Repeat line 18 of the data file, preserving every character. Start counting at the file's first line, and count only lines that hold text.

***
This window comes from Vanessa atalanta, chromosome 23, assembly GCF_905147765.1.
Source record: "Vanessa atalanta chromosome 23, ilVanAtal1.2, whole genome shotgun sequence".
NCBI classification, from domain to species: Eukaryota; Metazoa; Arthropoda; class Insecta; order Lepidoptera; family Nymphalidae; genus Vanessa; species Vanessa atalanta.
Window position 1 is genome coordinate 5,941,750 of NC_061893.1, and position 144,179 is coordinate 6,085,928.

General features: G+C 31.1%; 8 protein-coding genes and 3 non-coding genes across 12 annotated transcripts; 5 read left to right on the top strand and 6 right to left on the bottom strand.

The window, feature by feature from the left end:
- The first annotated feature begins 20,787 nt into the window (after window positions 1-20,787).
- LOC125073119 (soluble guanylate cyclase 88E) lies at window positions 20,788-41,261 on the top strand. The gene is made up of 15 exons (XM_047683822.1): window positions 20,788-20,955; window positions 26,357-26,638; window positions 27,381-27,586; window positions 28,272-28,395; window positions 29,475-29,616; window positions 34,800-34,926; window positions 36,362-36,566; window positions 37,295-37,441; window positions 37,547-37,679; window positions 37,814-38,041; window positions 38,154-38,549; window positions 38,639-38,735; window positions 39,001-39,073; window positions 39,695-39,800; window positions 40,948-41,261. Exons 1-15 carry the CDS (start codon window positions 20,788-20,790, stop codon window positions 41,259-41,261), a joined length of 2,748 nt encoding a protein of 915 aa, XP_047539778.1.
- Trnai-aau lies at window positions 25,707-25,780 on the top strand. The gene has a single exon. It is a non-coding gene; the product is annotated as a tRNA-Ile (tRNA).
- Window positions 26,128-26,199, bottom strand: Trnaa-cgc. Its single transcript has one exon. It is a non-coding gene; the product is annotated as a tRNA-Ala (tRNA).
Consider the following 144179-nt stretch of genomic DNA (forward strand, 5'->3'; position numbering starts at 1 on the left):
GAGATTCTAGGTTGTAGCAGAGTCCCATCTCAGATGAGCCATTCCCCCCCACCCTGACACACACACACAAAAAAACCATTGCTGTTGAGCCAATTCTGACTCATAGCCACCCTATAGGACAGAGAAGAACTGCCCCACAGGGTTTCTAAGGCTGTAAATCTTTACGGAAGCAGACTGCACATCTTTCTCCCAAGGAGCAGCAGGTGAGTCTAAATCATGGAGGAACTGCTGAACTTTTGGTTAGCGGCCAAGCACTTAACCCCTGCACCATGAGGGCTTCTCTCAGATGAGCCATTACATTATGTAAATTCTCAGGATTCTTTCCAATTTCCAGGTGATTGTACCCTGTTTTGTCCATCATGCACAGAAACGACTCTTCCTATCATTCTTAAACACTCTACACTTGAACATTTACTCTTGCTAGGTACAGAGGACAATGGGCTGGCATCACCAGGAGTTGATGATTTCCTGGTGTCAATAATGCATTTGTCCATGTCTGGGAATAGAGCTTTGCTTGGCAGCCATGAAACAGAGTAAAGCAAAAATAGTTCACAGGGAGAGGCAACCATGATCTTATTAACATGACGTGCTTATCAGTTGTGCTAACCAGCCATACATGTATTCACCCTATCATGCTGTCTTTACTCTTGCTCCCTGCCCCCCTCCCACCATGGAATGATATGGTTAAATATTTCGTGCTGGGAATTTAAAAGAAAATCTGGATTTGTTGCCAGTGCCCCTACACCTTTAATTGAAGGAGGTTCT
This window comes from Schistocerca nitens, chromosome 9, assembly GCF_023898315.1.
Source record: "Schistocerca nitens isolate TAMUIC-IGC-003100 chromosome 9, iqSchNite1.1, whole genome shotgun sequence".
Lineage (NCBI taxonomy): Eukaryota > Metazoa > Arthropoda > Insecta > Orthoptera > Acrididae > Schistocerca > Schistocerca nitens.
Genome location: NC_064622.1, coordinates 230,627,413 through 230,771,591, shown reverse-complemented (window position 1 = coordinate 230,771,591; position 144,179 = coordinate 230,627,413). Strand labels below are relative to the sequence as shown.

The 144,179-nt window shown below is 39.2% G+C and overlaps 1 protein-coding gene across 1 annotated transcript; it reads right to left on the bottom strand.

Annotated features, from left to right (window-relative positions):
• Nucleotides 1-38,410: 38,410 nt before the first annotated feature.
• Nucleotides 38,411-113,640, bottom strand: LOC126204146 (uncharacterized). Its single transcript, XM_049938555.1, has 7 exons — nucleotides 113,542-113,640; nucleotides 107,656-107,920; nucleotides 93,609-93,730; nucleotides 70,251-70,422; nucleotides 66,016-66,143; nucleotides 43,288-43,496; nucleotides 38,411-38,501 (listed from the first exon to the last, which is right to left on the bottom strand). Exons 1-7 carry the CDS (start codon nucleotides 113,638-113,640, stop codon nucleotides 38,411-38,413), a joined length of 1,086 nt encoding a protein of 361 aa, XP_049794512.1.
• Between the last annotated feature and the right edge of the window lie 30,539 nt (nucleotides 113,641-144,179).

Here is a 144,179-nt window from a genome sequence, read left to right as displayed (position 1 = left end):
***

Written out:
Annotated features, from left to right (window-relative positions):